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IAM Service Account For aws-node DaemonSet

Vu Dao
Awesome Devops || AWS SA || CloudOpz
Updated on ・4 min read

In another words, this post is about Configuring the Amazon VPC CNI plugin to use IAM roles for service accounts

  • The Amazon VPC CNI plugin for Kubernetes is the networking plugin for pod networking in Amazon EKS clusters. The plugin is responsible for allocating VPC IP addresses to Kubernetes nodes and configuring the necessary networking for pods on each node. The plugin:
    • Requires IAM permissions, provided by the AWS managed policy AmazonEKS_CNI_Policy, to make calls to AWS APIs on your behalf.
    • Creates and is configured to use a service account named aws-node when it's deployed. The service account is bound to a Kubernetes clusterrole named aws-node, which is assigned the required Kubernetes permissions.

Why do we need service account seperated for aws-node daemonset?

  • The aws-node daemonset is configured to use a role assigned to the EC2 instances to assign IPs to pods. This role includes several AWS managed policies, e.g. AmazonEKS_CNI_Policy and EC2ContainerRegistryReadOnly that effectly allow all pods running on a node to attach/detach ENIs, assign/unassign IP addresses, or pull images from ECR. Since this presents a risk to your cluster, it is recommended that you update the aws-node daemonset to use IRSA.

What’s In This Document


🚀 Create IRSA and attach proper policy

  • Pre-requisite: EKS cluster with OpenID connect, IAM identity provider (Ref to Using IAM Service Account Instead Of Instance Profile For EKS Pods
    for how to)

  • First create the IAM role which is federated by IAM identiy provider and assumed by sts:AssumeRoleWithWebIdentity, then attach policy to provide proper permission for the role. Brief of CDK code in python3:

    • iam_oic is the stack of creating IAM identity provider which is used OIDC as provider, open_id_connect_provider_arn is its ARN attribute from the stack.
        eks_cni_statement = iam.PolicyStatement(
            effect=iam.Effect.ALLOW,
            actions=[
                "ec2:AssignPrivateIpAddresses",
                "ec2:AttachNetworkInterface",
                "ec2:CreateNetworkInterface",
                "ec2:DeleteNetworkInterface",
                "ec2:DescribeInstances",
                "ec2:DescribeTags",
                "ec2:DescribeNetworkInterfaces",
                "ec2:DescribeInstanceTypes",
                "ec2:DetachNetworkInterface",
                "ec2:ModifyNetworkInterfaceAttribute",
                "ec2:UnassignPrivateIpAddresses",
                "ec2:CreateTags"
            ],
            resources=['*'],
            conditions={'StringEquals': {"aws:RequestedRegion": "ap-northeast-2"}}
        )

        daemonset_role = iam.Role(
            self, 'DaemonsetIamRole',
            role_name='sel-eks-oic-daemonset-sa',
            assumed_by=iam.FederatedPrincipal(
                federated=f'arn:aws:iam::{env.account}:oidc-provider/{oidc_provider}',
                conditions={'StringEquals': string_like('kube-system', 'aws-node')},
                assume_role_action='sts:AssumeRoleWithWebIdentity'
            )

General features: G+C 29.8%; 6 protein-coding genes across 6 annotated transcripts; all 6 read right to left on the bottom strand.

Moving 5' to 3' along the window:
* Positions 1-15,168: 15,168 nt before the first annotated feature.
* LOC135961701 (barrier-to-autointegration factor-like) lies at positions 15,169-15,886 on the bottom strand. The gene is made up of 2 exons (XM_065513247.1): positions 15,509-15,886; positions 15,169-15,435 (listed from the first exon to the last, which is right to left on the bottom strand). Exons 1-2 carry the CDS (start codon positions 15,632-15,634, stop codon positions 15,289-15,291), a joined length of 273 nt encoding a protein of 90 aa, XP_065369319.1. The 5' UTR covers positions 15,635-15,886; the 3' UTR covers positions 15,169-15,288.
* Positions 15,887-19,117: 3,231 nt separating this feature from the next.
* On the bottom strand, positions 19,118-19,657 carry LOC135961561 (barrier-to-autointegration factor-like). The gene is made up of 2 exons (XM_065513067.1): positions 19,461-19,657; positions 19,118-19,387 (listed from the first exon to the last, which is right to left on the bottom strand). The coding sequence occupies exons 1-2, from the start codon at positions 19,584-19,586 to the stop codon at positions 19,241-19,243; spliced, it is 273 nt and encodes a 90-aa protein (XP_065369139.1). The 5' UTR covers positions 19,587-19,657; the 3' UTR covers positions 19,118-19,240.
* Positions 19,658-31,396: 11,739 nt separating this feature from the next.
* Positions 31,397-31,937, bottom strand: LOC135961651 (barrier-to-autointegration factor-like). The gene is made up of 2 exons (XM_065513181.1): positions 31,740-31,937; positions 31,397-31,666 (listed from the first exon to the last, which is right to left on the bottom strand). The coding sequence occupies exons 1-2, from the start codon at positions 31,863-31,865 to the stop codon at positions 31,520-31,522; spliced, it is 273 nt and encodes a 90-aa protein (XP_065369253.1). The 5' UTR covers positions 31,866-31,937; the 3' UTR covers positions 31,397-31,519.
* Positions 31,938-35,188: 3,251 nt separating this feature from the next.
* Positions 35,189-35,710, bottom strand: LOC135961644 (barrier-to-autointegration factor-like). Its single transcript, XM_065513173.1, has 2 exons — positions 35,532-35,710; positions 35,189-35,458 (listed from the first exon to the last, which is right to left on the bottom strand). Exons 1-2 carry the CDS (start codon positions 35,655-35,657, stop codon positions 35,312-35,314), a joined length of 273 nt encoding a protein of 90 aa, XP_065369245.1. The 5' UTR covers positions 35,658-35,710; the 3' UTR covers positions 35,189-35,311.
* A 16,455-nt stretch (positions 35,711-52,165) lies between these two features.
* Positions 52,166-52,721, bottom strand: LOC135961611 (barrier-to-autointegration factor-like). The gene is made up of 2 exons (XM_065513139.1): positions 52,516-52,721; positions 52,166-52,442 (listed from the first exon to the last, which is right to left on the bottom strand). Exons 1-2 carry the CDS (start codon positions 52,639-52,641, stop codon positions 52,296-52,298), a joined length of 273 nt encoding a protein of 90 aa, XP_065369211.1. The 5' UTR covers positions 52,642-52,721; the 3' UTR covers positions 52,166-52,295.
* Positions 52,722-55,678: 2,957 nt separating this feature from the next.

)

        daemonset_role.add_to_policy(eks_cni_statement)
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🚀 Annotate the IRSA to aws-node service account

  • Note: If you're using the Amazon EKS add-on with a 1.18 or later Amazon EKS cluster, we just need to add the Amazon VPC CNI Amazon EKS add-on with the role we select or default aws-node

  • Important note; VPC CNI is also provided as a managed add-on, however I am not a big fan of this particular component to be managed by AWS. I would suggest you simply deploy your own configuration of VPC CNI (YAML format) using Flux. That way you will stay in control of what is actually being deployed. There were many issues with it and I won’t recommend moving this to be a managed add-on. So Manually Configuring the Amazon VPC CNI plugin to use IAM roles for service accounts

  • If CNI version is later than 1.6 you can skip next step of applying CNI v1.7

kubectl describe daemonset aws-node --namespace kube-system | grep Image | cut -d "/" -f 2
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  • Download aws-k8s-cni.yaml to custom IAM role (optional) and then apply it
kubectl apply -f https://raw.githubusercontent.com/aws/amazon-vpc-cni-k8s/release-1.7/config/v1.7/aws-k8s-cni.yaml
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  • Annotate the IRSA to aws-node service account
$ kubectl annotate serviceaccount -n kube-system aws-node eks.amazonaws.com/role-arn=arn:aws:iam::123456789012:role/sel-eks-oic-daemonset-sa
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🚀 Restart the aws-node daemonset to take effect

  • Rollout restart aws-node daemonset
$ kubectl rollout restart daemonset aws-node -n kube-system
$ kubectl get pod -n kube-system | grep aws-node
aws-node-bnb8v                                  0/1     Running   0          16s
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  • Check aws-node ENV to confirm EKS Pod Identity Webhook mutates aws-node pods with a ServiceAccount
$ kubectl exec aws-node-qct7x -n kube-system -- env |grep "AWS_ROLE\|AWS_REG"
AWS_REGION=ap-northeast-2
AWS_ROLE_ARN=arn:aws:iam::123456789012:role/sel-eks-oic-daemonset-sa
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🚀 Conclusion


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